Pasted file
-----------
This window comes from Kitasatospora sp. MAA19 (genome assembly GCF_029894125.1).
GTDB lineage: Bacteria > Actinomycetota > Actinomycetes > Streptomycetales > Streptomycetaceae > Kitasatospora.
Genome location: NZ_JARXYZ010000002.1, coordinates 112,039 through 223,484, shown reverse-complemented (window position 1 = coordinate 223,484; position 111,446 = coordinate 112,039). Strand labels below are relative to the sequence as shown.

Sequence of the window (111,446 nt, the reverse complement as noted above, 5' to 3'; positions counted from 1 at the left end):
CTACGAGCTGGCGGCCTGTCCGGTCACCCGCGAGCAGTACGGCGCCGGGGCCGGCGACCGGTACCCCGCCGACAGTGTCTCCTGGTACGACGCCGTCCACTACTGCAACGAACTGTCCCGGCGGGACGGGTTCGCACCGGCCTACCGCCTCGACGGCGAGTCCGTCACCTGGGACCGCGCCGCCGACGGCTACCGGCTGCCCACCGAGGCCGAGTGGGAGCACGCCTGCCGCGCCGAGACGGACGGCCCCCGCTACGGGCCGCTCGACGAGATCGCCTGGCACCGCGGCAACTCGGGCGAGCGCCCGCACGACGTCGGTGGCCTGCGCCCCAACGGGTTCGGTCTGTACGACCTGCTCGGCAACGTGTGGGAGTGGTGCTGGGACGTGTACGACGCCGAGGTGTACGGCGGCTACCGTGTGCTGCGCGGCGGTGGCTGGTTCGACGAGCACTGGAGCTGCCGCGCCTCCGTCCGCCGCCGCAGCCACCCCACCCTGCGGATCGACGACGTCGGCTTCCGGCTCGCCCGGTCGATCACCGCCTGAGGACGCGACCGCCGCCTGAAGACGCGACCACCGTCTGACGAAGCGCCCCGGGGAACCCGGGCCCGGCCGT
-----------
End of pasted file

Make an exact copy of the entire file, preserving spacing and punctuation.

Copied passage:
This window comes from Kitasatospora sp. MAA19 (genome assembly GCF_029894125.1).
GTDB lineage: Bacteria > Actinomycetota > Actinomycetes > Streptomycetales > Streptomycetaceae > Kitasatospora.
Genome location: NZ_JARXYZ010000002.1, coordinates 112,039 through 223,484, shown reverse-complemented (window position 1 = coordinate 223,484; position 111,446 = coordinate 112,039). Strand labels below are relative to the sequence as shown.

Sequence of the window (111,446 nt, the reverse complement as noted above, 5' to 3'; positions counted from 1 at the left end):
CTACGAGCTGGCGGCCTGTCCGGTCACCCGCGAGCAGTACGGCGCCGGGGCCGGCGACCGGTACCCCGCCGACAGTGTCTCCTGGTACGACGCCGTCCACTACTGCAACGAACTGTCCCGGCGGGACGGGTTCGCACCGGCCTACCGCCTCGACGGCGAGTCCGTCACCTGGGACCGCGCCGCCGACGGCTACCGGCTGCCCACCGAGGCCGAGTGGGAGCACGCCTGCCGCGCCGAGACGGACGGCCCCCGCTACGGGCCGCTCGACGAGATCGCCTGGCACCGCGGCAACTCGGGCGAGCGCCCGCACGACGTCGGTGGCCTGCGCCCCAACGGGTTCGGTCTGTACGACCTGCTCGGCAACGTGTGGGAGTGGTGCTGGGACGTGTACGACGCCGAGGTGTACGGCGGCTACCGTGTGCTGCGCGGCGGTGGCTGGTTCGACGAGCACTGGAGCTGCCGCGCCTCCGTCCGCCGCCGCAGCCACCCCACCCTGCGGATCGACGACGTCGGCTTCCGGCTCGCCCGGTCGATCACCGCCTGAGGACGCGACCGCCGCCTGAAGACGCGACCACCGTCTGACGAAGCGCCCCGGGGAACCCGGGCCCGGCCGT